More than 100 immigrant detainees at Northwest Detention Center in Washington state entered the fifth day of a hunger strike Tuesday and have been threatened with force-feeding by prison guards, Seattle’s NPR affiliate reports.
US Immigration and Customs Enforcement’s hunger strike protocol instructs prison officials to place inmates who do not eat for seventy-two hours under medical evaluation. ICE could then seek a court order for involuntary feeding if deemed medically necessary. Approximately 130 detainees were refusing to eat as of lunch Monday.
Sandy Restrepo, a lawyer representing some of the striking inmates, told KUOW that guards have threatened to force-feed detainees with nasal tubes if they continue refusing to eat. The UN Human Rights Office has called nasal force-feeding torture under international law.
Guards have also isolated about twenty-five strike leaders, instructing them not to move. Restrepo told KUOW, Seattle’s NPR affiliate, “They all needed to be laying down. They weren’t even allowed to speak to each other.”
The strike began Friday, with 750 inmates demanding better food and treatment, as well as an increase in pay for prison jobs. They also are asking for an end to deportations, which have reached a record high under the Obama administration.
Northwest Detention Center is privately run by GEO Group, and holds nearly 1,300 immigrant detainees for ICE.
This article was originally published as part of a weekly series in the student-run Daily Tar Heel at the Unviersity of North Carolina, Chapel Hill.
On April 24 of last year, more than 100 workers died in a factory collapse in Dhaka, Bangladesh. It was one of the most deadly factory disasters in history, and one of three that happened in Bangladesh last year alone. “That was the event that really drew the world’s attention and started workers in Bangladesh demanding that something change. And they gained a lot of support around the world for that.”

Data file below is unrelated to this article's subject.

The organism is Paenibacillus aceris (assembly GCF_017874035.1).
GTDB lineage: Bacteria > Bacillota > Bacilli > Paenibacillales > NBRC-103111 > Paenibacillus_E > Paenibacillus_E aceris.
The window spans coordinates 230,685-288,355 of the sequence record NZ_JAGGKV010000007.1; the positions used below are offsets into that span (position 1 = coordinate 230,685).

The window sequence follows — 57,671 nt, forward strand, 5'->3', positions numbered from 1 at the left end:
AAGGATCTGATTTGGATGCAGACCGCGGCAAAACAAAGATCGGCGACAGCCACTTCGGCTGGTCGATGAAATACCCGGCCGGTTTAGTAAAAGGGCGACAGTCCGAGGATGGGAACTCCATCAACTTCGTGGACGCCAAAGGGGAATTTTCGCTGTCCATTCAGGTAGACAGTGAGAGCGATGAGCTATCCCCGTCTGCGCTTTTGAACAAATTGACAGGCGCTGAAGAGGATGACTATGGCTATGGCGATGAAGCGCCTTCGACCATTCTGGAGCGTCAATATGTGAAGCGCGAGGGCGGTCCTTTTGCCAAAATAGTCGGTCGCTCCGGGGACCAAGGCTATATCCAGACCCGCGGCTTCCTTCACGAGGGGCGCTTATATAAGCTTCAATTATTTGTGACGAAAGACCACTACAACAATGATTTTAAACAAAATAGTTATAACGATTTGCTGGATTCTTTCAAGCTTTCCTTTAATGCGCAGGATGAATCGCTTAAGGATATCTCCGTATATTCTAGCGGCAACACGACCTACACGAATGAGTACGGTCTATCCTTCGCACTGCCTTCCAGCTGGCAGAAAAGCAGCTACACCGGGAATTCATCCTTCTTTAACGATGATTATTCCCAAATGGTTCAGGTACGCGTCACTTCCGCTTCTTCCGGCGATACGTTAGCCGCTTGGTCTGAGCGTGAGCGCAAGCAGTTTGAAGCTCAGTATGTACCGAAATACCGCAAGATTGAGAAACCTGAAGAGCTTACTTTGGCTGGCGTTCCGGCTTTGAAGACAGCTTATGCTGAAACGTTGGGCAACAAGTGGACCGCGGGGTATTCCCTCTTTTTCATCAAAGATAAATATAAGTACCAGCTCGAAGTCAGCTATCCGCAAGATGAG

Junior Olivia Abrecht got involved with Student Action with Workers, a group that works in solidarity with workers connected to UNC, her freshman year. “Worker’s rights had always been something that I was passionate about.” After the factory disaster last April, Student Action with Workers began raising awareness of the problem around campus, as a large amount of UNC apparel is produced in Bangladeshi factories. The group also met various times with the Licensing Labor Code Advisory Committee, a group comprised of representatives from around campus that makes recommendations to the chancellor pertaining to UNC’s licensees.
“[The committee] has assured us that they will be making a recommendation to the chancellor by the end of spring break.” This recommendation should lead to a commitment to ensure no workers are killed in factories that produce UNC apparel. Abrecht is hopeful the committee will support a move to require all UNC licensees to sign the Accord on Fire and Building Safety in Bangladesh, which would require safer building standards in factories and give workers more rights.